Each brewery has their own techniques to get a barley wine to the big beer state, so the beers in this style tend to be very different. We talked about Sam Adams Utopia MMIII recently. This beer is officially called a “barley wine style ale” I do not wholly agree with this but I don’t think there is any other way to categorize this brandy-like cordial that is fermented with maple syrup and caramel. I stress again, don’t stop at the first beer of any style you don’t like, every brewery has different offerings. To this day I am still pouring lambics down the drain trying to find one I like. But that is a story for a different column.
Here are my barley wine picks for you rocket scientists out there.
Sierra Nevada’s Bigfoot Barley Wine Style Ale vin 2004 – OK this beer made it into my column two weeks in a row. It is simply that damn good. I have been waiting almost a year for this beer to be released and finally got to sample the 2004 last night. This is truly one of the best beers on the planet. To recap the review of the 2003: Once again, cascade hops lend their signature piney, citrus aroma while the centennial hops lend very earthy tones. The citrus flavors balance the sweetness of the barley wine perfectly and the 9.6% ABV is very well hidden in this brew, so it doesn’t give you an overwhelming alcohol taste.
Commercial Description: Bigfoot Ale is an award-winning example of the traditional barley wine ale style. It boasts a dense, fruity bouquet; an extremely rich, intense palate; and a deep, reddish-brown color. This ale is superbly balanced between an almost overpowering maltiness and a wonderfully bittersweet hopiness.
Rogue Ales’ Old Crustacean Barley Wine Style Ale – This barley wine is a bit more syrupy than I tend to like (it may be perfect for you) but the flavor of this beer gets you past it along with it’s 10.5% ABV. This is a very intense, malty brew. From what I could find in doing research on this beer it is readably available year-round unlike its counterparts from other brewers which are primarily only brewed in the winter.
Commercial Description: In Britain, seasonal brews for winter are high in alcohol, robust, malty, and dark. The two main styles of these brews are Old Ales and Barleywines. As the name suggests, barleywines are similar to wines in alcohol and need aging but are derived from grain, not the grape. Old Crustacean is brewed with eight ingredients, Great Western Harrington, Klages, Hugh Baird Carastan and Munich Malts, Chinook and Centennial Hops, free-range coastal water and PacMan yeast. Old Crustacean is best when aged for one year.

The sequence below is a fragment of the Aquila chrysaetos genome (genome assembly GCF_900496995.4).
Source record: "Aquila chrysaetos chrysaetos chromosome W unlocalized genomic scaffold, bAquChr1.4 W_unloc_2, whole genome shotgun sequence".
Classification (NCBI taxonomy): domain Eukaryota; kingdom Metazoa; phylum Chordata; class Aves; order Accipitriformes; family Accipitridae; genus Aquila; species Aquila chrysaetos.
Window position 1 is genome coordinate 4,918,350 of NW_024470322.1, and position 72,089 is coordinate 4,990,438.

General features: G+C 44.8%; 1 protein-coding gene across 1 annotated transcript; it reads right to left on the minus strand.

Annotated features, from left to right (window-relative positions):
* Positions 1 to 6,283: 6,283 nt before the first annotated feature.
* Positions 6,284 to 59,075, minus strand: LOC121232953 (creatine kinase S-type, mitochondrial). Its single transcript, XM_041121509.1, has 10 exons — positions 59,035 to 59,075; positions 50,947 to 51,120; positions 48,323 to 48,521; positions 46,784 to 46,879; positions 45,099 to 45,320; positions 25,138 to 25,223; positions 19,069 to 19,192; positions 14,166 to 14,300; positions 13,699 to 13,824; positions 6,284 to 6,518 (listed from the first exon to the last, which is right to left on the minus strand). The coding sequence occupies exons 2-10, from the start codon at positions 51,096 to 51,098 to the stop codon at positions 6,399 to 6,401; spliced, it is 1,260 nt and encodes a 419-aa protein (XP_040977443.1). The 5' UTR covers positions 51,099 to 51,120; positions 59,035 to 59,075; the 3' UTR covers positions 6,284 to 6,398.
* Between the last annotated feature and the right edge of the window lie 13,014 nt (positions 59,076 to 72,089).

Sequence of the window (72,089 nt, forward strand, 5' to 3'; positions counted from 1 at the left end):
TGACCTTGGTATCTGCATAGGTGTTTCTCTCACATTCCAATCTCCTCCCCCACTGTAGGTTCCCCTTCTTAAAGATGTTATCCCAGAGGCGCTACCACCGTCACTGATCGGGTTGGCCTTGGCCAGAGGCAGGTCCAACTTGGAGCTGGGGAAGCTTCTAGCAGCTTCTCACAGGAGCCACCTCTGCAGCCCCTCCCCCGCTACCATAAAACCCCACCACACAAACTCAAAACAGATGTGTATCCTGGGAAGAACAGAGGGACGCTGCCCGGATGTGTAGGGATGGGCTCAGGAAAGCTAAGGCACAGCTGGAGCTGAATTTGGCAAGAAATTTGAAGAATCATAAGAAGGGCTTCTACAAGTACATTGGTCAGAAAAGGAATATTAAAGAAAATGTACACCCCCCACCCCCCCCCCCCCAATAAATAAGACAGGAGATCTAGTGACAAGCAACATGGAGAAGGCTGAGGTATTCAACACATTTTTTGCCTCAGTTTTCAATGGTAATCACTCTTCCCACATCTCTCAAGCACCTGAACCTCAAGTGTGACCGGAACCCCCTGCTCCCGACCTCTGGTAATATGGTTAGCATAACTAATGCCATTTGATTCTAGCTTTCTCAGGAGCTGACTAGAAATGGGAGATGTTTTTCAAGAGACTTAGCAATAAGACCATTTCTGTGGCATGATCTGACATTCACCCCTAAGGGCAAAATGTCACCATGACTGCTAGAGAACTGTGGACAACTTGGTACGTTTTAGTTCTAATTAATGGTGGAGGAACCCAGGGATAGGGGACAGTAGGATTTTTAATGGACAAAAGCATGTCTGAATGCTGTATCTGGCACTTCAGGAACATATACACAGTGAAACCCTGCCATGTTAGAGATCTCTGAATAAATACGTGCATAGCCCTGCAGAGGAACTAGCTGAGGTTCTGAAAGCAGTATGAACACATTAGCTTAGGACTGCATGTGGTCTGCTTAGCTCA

Brooklyn Breweries Monster Barley Wine Style Ale vin. 2004 – These guys at Brooklyn never fail to amaze me. This monster ale is very smooth on the palette with no syrupy after tones. “Monster” has a beautiful dark-red color and malty flavor.
Commercial Description: Brooklyn Monster Ale, our dead-of-winter seasonal, is an English style barley wine. Barley wines are beers fermented to the strength of wines, usually around 10% alcohol by volume. The high alcohol produces intensely estery flavors, giving the beers a vinous, or sherry-like character. Deep mahogany in color, Monster is cellared for three months, and unfiltered. Monster’s aroma is redolent of sherry and hops. The palate is fruity and citrusy, and the finish is warming. Availability: November-February very limited quantities in 12-oz
My number one pick for the politicians, rocket scientists and brain surgeons of tomorrow:
Stone Brewing Old Guardian Barley Wine Style Ale vin. 2004 – Stone changed the recipe for their barley wine this year. Yet again another reason to cellar beers… the 2003s just became a little more rare. The 2004 has the same great over-the-top hoppiness as previous years along with some great earthy flavors coming from what I can only guess is a generous helping of centennial hops added to this brew. There is also a ton of different fruit flavors and citrus notes coming out.
Commercial Announcement: There are a few threads of consistency between the 2004 edition and previous years’ editions. To name a few: the massive, right-around-10% avg, the ferocious malt / hop interplay, the rambling text on the back of the bottle which there is little reason to attempt to read (and thankfully few do), and the familiarly handsome red and gold graphics presenting the famous Stone Brewing gargoyle.